They must have very short memories.
Prime Minister Sheikh Hasina and her cabinet colleagues are now calling civil society members -- who are putting in efforts for a dialogue to resolve the ongoing political standoff -- as "key actors" in the 1/11 changeover.
In doing so they are being oblivious to their own stance on the changeover in 2007.
In Hasina's view which she expressed on Monday, the "key actors" [civil society members] in the 1/11 changeover are out to push the agenda of dialogue.
It does come as a surprise. It was eight years ago that Hasina herself had emphatically endorsed the changeover claiming it a result of the movement her own party had led.
Amid a protracted political standoff over the one-sided parliamentary polls slated for January 22 in 2007, then President Iajuddin Ahmed was forced to resign as chief adviser and declare a state of emergency on the night of January 11.
The following day, Fakhruddin Ahmed, a former Bangladesh Bank governor, was appointed and sworn in as chief adviser to a new caretaker government.
The armed forces had played a crucial role in the changeover amid growing political turmoil caused mainly by the then AL-led 14-party combine's persistent street agitations to resist one-sided polls.
"The caretaker government [led by Fakhruddin Ahmed] is an outcome of the Awami League-led alliance's movement," Hasina told reporters on March 15 at what was then Zia International Airport before leaving for the United States.
She also had declared that if voted to power, her party would legitimise the caretaker government as it "earned the confidence and appreciation of the people."
Abdul Jalil, AL general secretary at the time, on January 11 had termed the changeover "a delayed but necessary action."
The changeover certainly made the AL-led alliance happy as it, immediately after the changeover, called off its street agitation programmes.
Flanked by senior leaders of the alliance, Hasina had even attended the swearing-in ceremony of Fakhruddin Ahmed as chief adviser at Bangabhaban on January 12.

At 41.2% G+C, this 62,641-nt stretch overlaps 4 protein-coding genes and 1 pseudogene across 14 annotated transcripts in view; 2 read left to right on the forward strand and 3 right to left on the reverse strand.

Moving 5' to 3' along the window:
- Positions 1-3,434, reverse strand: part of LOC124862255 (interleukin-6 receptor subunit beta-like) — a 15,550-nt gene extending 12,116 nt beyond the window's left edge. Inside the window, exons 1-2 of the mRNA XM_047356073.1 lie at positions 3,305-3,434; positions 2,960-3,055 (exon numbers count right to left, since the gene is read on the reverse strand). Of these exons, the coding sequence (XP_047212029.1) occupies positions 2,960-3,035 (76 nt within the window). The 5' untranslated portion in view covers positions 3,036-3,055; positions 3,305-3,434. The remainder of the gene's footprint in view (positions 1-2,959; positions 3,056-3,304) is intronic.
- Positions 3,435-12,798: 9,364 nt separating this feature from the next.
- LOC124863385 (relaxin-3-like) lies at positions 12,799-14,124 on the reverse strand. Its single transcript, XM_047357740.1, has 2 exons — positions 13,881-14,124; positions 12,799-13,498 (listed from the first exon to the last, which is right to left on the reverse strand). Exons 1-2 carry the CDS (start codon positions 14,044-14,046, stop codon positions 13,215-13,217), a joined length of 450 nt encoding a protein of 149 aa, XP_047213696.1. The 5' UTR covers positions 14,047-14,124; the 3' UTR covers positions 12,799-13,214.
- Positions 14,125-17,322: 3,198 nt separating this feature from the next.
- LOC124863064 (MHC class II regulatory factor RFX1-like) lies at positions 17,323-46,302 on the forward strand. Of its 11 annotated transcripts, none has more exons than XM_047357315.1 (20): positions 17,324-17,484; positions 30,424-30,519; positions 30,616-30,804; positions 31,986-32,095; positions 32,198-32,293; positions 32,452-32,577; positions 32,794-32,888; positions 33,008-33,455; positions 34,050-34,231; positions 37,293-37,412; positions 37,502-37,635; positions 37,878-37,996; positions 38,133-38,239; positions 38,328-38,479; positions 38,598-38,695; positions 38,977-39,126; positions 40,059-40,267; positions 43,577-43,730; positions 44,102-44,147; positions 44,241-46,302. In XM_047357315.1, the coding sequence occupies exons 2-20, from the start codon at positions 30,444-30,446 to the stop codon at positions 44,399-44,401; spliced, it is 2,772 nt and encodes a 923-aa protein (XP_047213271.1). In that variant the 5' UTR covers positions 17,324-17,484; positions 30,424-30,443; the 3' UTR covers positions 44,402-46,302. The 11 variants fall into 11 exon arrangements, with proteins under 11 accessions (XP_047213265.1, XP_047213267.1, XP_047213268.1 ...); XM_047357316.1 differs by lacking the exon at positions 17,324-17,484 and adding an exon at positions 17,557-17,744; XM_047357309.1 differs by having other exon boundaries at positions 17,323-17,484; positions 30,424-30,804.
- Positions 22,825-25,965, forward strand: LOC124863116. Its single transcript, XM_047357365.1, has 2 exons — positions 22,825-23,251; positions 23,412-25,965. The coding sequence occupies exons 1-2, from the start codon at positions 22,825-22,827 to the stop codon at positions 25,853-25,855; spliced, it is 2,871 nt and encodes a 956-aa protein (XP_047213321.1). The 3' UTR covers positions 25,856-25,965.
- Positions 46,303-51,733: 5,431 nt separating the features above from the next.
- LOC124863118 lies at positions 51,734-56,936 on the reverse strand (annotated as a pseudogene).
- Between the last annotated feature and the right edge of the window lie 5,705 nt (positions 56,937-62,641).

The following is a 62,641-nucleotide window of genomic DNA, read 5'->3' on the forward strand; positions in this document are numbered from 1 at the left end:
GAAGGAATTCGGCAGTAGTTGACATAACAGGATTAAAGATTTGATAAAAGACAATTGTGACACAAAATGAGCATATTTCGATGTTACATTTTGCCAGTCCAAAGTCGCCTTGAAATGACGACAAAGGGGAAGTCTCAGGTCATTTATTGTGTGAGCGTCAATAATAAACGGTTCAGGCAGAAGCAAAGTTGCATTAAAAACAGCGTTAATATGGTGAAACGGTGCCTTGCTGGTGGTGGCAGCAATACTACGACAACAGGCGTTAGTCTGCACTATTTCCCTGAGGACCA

The changeover, however, had frustrated the BNP-led alliance as it could not go ahead with its plan to return to power through the January 22 parliamentary election.
Therefore, Khaleda Zia, who had strongly opposed the changeover, had boycotted the swearing-in ceremony.
On the other hand, Khaleda earlier had attended the oath-taking of Iajuddin Ahmed as chief adviser, a programme boycotted by Sheikh Hasina. At that time, BNP leaders had blasted civil society members for opposing the January 22 election.
But Hasina took a different stance on the caretaker government system once the parliament scrapped the system in June 2011. Often she blasted the country's eminent citizens, calling them "key players" in the 1/11 changeover.
"These eminent citizens benefited the most during the tenures of the undemocratic and unconstitutional system in the past…. The key players in 1/11 have again become vocal these days,” she said on December 29 in 2013.
She made the comments a day after some eminent citizens suggested the government defer the one-sided January 5 national polls to make it participatory and credible.
One thing is common to both the AL and the BNP.
Like the AL, the BNP senior leaders had also blasted civil society members for they not only opposed the January 22 parliamentary polls but also called for talks to resolve the crisis.
Thus the two parties that have been running the country by turns since 1991 have exposed their preference for a policy of convenience.